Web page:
Here I was experimenting with a different resist method - I cut the design out of contact paper and stuck that to the knife instead of carving my design out of a layer of nail polish.  It didn't work as well as I'd hoped, the vinegar solution bled under the contact paper a little and it made the design look sort of fuzzy, but it turned out okay.



That's it so far, but I'm not finished playing around with this technique yet.  I'll do a tutorial with my next piece if anyone's interested, it's pretty easy to do and doesn't require any harsh chemicals.
6  NEEDLEWORK / Needlework: Completed Projects / Green Lantern Hoop on: February 21, 2015 03:00:44 PM
I made this for my partner in the Box of Color swap.  The color she chose was green.



I found an outline of the Green Lantern logo online, added the text of the oath in GIMP, and printed it directly onto the fabric using the freezer paper method.  Then I crayon tinted the logo (this tutorial was very helpful, as I'd never tried crayon tinting before) and embroidered over the words.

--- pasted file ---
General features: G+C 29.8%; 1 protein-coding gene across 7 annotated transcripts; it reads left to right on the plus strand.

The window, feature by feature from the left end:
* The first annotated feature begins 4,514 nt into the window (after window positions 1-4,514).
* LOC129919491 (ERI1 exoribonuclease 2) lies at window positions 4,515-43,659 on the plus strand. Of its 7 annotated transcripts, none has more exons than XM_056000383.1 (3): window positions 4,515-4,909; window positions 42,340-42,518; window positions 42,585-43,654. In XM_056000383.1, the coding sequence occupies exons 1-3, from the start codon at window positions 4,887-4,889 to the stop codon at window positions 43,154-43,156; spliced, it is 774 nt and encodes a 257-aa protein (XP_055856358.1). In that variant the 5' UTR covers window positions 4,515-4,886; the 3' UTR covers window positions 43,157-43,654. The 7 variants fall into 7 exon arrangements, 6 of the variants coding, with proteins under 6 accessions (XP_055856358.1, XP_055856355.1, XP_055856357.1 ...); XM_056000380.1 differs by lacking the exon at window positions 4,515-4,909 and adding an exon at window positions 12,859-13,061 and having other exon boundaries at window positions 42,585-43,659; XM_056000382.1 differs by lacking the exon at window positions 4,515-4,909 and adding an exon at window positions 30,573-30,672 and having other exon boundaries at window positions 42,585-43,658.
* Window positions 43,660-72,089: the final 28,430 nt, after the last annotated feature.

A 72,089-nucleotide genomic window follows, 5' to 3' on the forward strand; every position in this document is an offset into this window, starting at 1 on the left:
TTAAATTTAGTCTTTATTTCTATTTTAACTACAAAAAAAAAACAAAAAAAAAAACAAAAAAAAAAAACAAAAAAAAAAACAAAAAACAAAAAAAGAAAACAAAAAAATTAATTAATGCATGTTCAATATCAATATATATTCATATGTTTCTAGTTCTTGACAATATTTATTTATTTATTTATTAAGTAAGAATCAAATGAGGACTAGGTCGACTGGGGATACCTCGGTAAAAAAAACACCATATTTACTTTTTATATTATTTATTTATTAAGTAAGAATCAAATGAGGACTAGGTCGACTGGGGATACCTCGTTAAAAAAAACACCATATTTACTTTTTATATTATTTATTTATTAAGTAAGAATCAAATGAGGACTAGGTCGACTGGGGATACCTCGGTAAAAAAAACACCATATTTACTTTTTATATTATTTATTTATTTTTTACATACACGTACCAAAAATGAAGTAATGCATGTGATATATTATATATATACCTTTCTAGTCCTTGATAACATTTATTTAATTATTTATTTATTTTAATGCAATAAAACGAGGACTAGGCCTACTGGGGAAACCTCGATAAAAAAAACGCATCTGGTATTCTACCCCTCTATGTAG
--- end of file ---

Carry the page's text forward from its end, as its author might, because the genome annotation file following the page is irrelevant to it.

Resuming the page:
Close-up of embroidery:
7  TOYS, DOLLS AND PLAYTHINGS / Toys, Dolls and Playthings: Completed Projects / Questionable Quests: A Harry Potter Game on: February 20, 2015 06:42:28 AM
I recently participated in the One Tiny Harry Potter Thing swap.  My partner's questionnaire was pretty general - she liked all the houses, had several favorite characters, and didn't request any particular kind of Tiny Thing - but she had some HP games on her Pinterest and listed as favorite projects on her profile, so I took that idea and ran with it.



I wanted to make a game that would be new and exciting every time you play.  I combined the concept of Fluxx (a card game where the object of the game changes when different Goal cards are played, and you win by collecting the Keeper cards named on the current Goal card) with a game board that can change configuration.